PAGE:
Gallstones are a concerning medical condition in the United States. With almost 2.2 million ambulatory care visits in 2022, they continue to be a leading digestive disorder. The treatment for gallstones used to involve medications and heating therapies to dissolve them, however, in 2023, cholecystectomy is the recommended treatment of choice. When experiencing symptoms of gallstone such as sudden “piercing” pain in the upper right portion of the abdomen, it is advisable to consult a general surgeon in Fort Worth, TX at DFW Bariatrics and General Surgery. But before that, go through this blog to learn the basics of cholecystectomy.


Cholecystectomy is a surgical procedure to remove the gallbladder. The gallbladder is a pear-shaped organ located in the upper right side of the abdomen, sitting slightly above the liver. It is responsible for storing digestive fluid that facilitates the breaking down of food in the stomach, called bile juice. Gallstones are formed due to the coagulation of insoluble digestive fluids and cause “cholelithiasis.” Though cholecystectomy poses a minimal risk of developing severe complications, it is advisable to consult our general surgeons in Fort Worth, Tx for complete guidance including pre and postoperative measures to ensure a near-risk-free surgery.

Reasons to undergo cholecystectomy

As mentioned above, gallstones are the primary reason why people undergo cholecystectomy. The doctor might prescribe cholecystectomy if a patient develops:

  • Gallstones in the bile duct, called “choledocholithiasis”
  • Gallstones in the gallbladder, called “cholelithiasis”
  • Inflammation in gallbladder
  • Large (and infectious) polyps in the gallbladder
  • Pancreatitis (inflammation in the pancreas) due to gallstones
  • Limited ability due to prior gastric bypass or duodenal switch to access the bile duct

Working mechanism

Cholecystectomy involves the removal of the gallbladder. This is achieved by:

  • Asking patients to change clothes and take off jewelry/accessories/body piercings (if any).
  • Removing hair (if present) at the cut site.
  • Cleaning the site with a sterile (antiseptic) solution.
  • Inserting an intravenous (IV) line in the arm.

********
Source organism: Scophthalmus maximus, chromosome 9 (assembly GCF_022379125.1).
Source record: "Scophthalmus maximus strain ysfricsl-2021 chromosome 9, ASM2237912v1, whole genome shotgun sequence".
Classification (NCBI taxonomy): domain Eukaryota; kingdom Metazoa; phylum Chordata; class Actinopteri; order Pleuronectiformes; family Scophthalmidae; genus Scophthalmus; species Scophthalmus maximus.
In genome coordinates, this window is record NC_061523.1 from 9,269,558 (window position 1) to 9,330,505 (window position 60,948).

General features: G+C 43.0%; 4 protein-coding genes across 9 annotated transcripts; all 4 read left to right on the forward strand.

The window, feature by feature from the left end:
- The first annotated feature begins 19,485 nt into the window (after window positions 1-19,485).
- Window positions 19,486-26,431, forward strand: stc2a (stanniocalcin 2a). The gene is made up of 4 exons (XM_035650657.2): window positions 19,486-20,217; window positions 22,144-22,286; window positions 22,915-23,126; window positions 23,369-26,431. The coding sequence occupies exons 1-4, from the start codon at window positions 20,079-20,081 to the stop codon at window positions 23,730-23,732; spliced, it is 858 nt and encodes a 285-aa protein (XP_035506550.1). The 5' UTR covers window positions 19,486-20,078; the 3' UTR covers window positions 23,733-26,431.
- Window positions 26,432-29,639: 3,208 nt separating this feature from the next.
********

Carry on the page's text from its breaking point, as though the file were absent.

• Setting the patient to a deep sleep under general anesthesia
  • Inserting a laparoscopic tube through the windpipe to facilitate breathing, followed by a quick check-up of vitals (pulse rate, BP, and O2 levels).
  • The technique of cholecystectomy depends on the nature (and severity) of the condition.

Variations in cholecystectomy

Cholecystectomy is performed in two ways. These include:

Open (traditional) Method

As the name suggests, this procedure is characterized by making a long (4-6 inches) cut at the upper right section of the abdomen, allowing the surgeon to carefully remove the gallbladder.

Laparoscopic / Robotic Method

Laparoscopy is a relatively modern concept in the field of medicine that facilitates a minimally-invasive surgical intervention to achieve anatomical/physiological objectives such as the removal of tissue/organs or introducing modifications. When it comes to cholecystectomy, laparoscopy is an effective surgical approach, requiring 3-4 minute incisions on the targeted site, followed by the insertion of a thin cylindrical tube with a small light and camera to provide surgeons an internal view of the organs.

We, at DFW Bariatrics and General Surgery, leverage robotic and laparoscopic techniques for performing cholecystectomy that entail minimum postoperative risks and ensure long-term relief of pain and discomfort.

Final Word

Undergoing cholecystectomy is a simple, yet a challenging experience for the patient, requiring specific lifestyle changes to adapt to physiological changes that follow the surgery. If you are a resident of Dallas, Tx and experiencing symptoms of gallstones such as rapidly intensifying pain in the upper right portion of the abdomen and sternum, our experienced general surgeons at DFW Bariatrics and General Surgery can help. We provide comprehensive solutions for bariatric and general complications starting from simple diet; exercise; and medication, to non-surgical, and surgical interventions. To schedule an appointment and learn more about cholecystectomy, call 469-620-0222 or email [email protected]. You can also fill out our contact form, and we’ll respond shortly.